The Schengen area will only be able to protect Europe from illegal migrants after such countries as Bulgaria, Romania, Serbia and Croatia are included in the agreement, the Czech Republic’s prime minister, Andrej Babis, has said.
“Unfortunately, Schengen isn’t functional at the moment,” Babis said in an interview with Pravo newspaper on Saturday. With its current set of members, the 1985 agreement is unable to fulfill its task of providing “consistent protection of the external borders and free movement inside” Europe, he added.
And it was no better in 2015 when the European migrant crisis occurred as hundreds of thousands of people flocked to the continent, fleeing conflicts in the Middle East and North Africa, the PM pointed out.
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“The only one to defend the Schengen borders in 2015 was [Hungarian PM] Viktor Orban, who built a fence against migrants,” said Babis, who is one of the Czech Republic’s richest men and the head of the populist ANO 2011 party.
With most migrants arriving by boat, it was “absurd” that such countries as Bulgaria and Croatia, which control Europe’s Black Sea and Adriatic Sea coastlines, respectively, weren’t part of Schengen, he said. “Let’s accept Bulgaria, Romania, Serbia and Croatia into the Schengen area; have a clear strategy towards the Western Balkans and defend Europe against illegal migration at its external borders.”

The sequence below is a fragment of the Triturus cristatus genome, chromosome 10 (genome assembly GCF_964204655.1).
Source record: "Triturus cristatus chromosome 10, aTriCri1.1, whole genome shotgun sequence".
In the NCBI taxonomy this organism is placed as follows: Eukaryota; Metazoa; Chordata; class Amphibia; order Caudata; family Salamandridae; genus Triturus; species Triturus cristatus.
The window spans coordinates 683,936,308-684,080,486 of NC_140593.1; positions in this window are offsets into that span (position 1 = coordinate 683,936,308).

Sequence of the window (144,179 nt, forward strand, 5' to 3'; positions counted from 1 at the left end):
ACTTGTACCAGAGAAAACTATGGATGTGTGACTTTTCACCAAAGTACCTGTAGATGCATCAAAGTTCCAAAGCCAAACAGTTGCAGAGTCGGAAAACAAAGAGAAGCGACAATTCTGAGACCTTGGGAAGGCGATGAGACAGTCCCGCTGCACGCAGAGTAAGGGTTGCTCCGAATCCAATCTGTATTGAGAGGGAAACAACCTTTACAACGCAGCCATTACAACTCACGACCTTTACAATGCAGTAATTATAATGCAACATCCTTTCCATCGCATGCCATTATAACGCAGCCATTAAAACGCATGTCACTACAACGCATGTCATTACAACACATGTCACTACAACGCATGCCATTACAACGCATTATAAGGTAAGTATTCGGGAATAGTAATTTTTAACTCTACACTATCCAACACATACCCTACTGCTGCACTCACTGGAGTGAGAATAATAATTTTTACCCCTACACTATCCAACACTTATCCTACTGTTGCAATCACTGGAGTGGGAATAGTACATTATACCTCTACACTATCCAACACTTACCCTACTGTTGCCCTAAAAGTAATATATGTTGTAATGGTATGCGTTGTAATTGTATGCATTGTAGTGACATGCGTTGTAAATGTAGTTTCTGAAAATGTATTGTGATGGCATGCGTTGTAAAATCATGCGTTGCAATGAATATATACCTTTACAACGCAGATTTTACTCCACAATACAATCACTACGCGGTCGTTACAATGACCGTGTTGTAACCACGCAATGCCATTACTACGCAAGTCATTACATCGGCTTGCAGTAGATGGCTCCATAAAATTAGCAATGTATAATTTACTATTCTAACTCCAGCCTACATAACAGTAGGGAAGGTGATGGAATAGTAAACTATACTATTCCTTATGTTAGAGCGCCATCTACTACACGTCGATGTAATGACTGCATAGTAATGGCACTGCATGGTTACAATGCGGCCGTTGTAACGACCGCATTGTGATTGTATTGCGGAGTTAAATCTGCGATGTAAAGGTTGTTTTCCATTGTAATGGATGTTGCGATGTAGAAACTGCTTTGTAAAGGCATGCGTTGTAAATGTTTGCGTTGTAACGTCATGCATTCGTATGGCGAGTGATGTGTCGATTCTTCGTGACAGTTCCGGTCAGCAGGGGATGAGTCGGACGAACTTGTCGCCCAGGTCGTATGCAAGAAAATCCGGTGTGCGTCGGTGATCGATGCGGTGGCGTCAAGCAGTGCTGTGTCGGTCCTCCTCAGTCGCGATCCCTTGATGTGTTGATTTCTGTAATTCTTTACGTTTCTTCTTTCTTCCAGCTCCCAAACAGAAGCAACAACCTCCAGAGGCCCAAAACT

Other steps needed to solve the problem should include “fighting human traffickers and signing agreements with Turkey, Morocco, Algeria, Tunisia and Libya” from where the refugees are setting off for Europe, Babis said.
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He justified the need to protect Europe from refugees by claiming that “Denmark, Sweden and Austria, which all welcomed migrants in 2015, now reject them.”
The Czech Republic, Hungary and Poland were the only EU member states to refuse to fulfill the Union’s refugee quotas at the height of migrant influx six years ago. Back then, Prague was told to resettle 2,000 asylum seekers, but took in just 12 people, while Budapest and Warsaw didn’t let any in at all. Despite the countries arguing that the migrants posed a security threat, the European Court of Justice found them guilty of breaching EU laws last year. They may face hefty fines.
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